Language is important when leading Scouts with special needs

Scoutmaster in front of tentsWe never call Scouts with special needs “special-needs Scouts.” Why, you ask?

That’s because word choice matters, and Scouters on the Disabilities Awareness Committee recommend using person-first language that describes what a person has, not who a person is.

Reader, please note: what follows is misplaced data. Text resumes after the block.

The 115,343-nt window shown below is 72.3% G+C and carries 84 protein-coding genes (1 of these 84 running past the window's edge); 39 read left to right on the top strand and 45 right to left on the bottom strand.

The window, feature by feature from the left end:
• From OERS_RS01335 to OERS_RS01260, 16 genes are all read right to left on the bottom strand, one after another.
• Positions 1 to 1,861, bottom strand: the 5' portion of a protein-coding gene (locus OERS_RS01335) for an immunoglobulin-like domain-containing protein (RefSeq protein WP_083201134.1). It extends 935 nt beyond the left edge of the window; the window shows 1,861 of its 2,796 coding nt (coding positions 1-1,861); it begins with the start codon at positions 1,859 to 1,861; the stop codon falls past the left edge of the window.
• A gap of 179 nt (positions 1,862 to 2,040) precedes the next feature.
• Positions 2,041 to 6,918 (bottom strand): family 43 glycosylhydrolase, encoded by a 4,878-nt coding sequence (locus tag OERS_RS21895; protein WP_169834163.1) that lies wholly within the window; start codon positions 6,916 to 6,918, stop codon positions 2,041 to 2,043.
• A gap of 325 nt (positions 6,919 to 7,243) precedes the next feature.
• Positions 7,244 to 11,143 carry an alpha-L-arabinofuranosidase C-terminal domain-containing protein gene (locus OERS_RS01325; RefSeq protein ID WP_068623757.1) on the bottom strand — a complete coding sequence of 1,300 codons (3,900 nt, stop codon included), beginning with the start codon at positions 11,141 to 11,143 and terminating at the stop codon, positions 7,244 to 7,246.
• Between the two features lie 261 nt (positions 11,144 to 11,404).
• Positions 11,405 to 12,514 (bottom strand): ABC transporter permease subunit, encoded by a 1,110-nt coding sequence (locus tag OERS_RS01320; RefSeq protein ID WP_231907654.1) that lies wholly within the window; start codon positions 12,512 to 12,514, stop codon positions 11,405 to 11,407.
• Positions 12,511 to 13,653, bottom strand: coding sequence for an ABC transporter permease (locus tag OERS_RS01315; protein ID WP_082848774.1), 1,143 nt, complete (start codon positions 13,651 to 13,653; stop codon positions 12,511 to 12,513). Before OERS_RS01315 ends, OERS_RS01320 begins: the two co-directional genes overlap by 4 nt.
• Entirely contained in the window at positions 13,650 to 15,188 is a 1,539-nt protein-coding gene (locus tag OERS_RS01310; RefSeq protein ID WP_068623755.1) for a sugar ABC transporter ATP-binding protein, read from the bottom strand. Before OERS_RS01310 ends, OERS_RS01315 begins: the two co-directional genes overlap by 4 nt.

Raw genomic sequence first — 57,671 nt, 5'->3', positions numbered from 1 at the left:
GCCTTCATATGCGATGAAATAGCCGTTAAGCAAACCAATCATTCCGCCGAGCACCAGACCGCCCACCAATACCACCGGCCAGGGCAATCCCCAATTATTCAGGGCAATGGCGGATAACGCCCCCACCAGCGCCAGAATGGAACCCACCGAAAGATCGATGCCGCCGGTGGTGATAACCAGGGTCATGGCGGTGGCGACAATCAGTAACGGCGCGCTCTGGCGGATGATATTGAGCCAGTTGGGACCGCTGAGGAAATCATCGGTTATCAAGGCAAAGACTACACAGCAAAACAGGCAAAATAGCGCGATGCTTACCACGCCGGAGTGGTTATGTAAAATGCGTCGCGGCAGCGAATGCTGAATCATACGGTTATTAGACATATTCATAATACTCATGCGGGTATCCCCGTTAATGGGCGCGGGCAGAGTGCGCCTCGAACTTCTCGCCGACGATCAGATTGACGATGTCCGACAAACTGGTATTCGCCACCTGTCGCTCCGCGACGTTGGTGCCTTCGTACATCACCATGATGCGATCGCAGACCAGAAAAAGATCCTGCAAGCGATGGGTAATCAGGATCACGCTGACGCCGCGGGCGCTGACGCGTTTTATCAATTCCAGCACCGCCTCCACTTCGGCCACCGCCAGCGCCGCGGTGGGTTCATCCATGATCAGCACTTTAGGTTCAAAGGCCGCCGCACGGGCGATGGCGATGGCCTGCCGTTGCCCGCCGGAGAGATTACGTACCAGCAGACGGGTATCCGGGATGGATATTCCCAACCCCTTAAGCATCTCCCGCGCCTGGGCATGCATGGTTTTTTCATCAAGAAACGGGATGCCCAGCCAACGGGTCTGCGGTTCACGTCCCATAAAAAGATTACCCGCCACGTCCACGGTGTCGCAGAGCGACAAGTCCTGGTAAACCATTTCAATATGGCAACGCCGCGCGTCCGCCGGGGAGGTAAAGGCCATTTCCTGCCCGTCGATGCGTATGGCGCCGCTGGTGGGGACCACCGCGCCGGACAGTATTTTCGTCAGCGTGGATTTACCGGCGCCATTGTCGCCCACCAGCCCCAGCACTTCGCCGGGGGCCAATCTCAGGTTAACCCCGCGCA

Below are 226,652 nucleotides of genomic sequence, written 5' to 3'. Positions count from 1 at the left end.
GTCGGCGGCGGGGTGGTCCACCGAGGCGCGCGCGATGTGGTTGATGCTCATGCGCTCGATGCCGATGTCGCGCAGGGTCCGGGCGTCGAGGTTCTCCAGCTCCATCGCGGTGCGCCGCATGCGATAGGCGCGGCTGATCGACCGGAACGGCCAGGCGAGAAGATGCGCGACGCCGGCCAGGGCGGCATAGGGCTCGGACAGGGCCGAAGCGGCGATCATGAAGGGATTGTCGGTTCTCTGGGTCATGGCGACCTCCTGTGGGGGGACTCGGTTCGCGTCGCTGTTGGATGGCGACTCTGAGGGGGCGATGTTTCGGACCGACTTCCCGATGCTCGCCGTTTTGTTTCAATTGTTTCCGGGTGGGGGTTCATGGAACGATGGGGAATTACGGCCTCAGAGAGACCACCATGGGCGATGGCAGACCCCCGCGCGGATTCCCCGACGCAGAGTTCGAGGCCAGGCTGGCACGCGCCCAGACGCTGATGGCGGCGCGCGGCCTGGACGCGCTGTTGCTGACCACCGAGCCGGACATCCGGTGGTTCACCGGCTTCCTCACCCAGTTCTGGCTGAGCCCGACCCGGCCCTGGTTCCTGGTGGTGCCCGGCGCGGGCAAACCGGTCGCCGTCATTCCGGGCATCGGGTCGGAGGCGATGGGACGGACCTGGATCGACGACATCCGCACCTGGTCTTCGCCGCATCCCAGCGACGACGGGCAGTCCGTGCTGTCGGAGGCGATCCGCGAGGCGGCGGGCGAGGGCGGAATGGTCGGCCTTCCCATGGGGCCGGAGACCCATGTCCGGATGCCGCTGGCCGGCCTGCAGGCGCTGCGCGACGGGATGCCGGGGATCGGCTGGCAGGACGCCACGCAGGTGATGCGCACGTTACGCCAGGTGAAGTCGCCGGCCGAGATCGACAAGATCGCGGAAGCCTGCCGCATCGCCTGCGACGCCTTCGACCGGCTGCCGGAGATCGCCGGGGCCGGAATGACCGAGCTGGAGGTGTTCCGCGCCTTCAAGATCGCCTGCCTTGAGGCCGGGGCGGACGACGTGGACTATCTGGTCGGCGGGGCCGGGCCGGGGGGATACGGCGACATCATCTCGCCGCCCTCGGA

“Even though it does get a bit wordy and awkward in everyday speech,” committee chairman Tony Mei says, “this emphasizes the personhood of the individual and places the disability as a secondary condition that the individual must live with.”

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